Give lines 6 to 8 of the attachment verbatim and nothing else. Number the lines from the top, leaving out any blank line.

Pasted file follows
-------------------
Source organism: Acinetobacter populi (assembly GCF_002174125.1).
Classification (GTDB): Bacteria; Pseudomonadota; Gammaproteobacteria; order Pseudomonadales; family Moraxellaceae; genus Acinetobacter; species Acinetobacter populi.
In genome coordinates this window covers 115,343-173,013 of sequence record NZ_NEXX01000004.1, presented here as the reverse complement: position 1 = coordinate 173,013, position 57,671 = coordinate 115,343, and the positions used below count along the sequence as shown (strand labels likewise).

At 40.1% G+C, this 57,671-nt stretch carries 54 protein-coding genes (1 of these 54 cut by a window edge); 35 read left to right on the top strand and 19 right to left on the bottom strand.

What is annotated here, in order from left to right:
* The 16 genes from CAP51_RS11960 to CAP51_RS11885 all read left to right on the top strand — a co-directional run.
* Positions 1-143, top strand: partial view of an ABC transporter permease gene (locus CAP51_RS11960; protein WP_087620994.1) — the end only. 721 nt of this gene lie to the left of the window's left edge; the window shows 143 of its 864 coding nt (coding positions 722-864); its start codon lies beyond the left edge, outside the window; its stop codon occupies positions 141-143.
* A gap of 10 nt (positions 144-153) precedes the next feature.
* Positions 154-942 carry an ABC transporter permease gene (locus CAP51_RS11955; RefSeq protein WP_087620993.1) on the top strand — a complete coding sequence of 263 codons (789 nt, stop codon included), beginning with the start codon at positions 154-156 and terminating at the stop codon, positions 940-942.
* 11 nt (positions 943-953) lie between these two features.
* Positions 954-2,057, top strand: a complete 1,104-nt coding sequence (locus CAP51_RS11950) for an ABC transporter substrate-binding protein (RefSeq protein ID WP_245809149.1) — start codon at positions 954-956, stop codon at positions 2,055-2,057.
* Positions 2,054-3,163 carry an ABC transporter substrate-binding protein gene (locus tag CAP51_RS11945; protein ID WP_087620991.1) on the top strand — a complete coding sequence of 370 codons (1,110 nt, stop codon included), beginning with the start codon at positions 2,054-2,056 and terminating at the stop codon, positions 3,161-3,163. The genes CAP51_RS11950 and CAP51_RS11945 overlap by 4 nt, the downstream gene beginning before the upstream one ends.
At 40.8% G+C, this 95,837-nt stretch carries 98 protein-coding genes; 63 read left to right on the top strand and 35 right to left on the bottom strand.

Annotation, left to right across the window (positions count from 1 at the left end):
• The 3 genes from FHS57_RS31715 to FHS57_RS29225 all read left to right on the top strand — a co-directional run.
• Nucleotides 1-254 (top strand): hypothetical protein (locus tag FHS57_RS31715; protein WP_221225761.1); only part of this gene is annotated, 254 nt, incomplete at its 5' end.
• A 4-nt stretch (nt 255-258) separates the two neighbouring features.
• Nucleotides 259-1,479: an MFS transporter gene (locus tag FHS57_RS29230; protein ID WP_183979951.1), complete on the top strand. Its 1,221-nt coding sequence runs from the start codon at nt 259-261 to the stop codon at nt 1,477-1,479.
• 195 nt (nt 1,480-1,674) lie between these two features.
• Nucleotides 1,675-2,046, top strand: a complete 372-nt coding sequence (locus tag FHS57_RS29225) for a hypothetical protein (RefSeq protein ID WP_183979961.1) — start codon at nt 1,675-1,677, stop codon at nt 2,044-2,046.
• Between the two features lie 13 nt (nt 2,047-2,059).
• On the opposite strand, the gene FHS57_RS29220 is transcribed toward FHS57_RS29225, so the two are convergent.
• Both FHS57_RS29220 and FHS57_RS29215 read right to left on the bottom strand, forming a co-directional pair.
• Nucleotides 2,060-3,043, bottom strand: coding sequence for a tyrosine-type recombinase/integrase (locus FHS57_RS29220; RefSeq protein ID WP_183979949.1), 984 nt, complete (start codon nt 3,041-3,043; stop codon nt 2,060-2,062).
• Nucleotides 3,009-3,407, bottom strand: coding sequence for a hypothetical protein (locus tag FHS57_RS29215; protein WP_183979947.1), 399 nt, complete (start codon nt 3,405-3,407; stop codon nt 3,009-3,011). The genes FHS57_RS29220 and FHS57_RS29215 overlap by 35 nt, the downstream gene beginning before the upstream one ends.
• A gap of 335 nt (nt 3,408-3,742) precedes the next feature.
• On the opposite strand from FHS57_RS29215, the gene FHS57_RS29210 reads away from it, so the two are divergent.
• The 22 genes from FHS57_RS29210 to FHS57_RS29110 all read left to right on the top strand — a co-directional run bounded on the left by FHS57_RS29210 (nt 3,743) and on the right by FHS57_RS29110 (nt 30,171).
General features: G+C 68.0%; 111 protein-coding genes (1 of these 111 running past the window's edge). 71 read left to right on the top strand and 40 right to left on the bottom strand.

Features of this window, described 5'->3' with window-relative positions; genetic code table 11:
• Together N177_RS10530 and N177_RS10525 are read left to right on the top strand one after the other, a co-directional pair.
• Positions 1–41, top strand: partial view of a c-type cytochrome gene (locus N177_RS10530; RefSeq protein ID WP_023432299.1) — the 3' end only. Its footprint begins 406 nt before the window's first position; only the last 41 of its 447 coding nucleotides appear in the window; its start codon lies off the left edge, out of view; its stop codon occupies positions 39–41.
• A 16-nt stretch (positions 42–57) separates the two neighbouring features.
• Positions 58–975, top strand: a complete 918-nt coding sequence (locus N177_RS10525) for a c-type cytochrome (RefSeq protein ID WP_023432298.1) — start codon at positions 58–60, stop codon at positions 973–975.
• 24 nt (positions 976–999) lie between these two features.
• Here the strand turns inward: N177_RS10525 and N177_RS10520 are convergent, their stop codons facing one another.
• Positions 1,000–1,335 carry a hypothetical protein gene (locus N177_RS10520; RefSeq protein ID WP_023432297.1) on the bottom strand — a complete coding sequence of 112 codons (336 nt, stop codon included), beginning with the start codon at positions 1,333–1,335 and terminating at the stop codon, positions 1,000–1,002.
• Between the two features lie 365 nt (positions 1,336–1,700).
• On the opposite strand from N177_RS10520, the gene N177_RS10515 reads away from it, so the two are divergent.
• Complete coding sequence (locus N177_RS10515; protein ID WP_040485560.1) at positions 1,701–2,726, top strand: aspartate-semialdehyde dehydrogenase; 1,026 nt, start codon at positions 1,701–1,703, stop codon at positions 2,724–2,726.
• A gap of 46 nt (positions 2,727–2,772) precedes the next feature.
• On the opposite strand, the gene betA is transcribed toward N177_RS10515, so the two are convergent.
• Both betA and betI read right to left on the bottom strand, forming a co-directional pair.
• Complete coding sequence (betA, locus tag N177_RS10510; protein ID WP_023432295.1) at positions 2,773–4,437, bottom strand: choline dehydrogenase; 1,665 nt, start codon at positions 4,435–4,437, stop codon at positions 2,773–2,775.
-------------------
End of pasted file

* The 16 genes from CAP51_RS11960 to CAP51_RS11885 all read left to right on the top strand — a co-directional run.
* Positions 1-143, top strand: partial view of an ABC transporter permease gene (locus CAP51_RS11960; protein WP_087620994.1) — the end only. 721 nt of this gene lie to the left of the window's left edge; the window shows 143 of its 864 coding nt (coding positions 722-864); its start codon lies beyond the left edge, outside the window; its stop codon occupies positions 141-143.
* A gap of 10 nt (positions 144-153) precedes the next feature.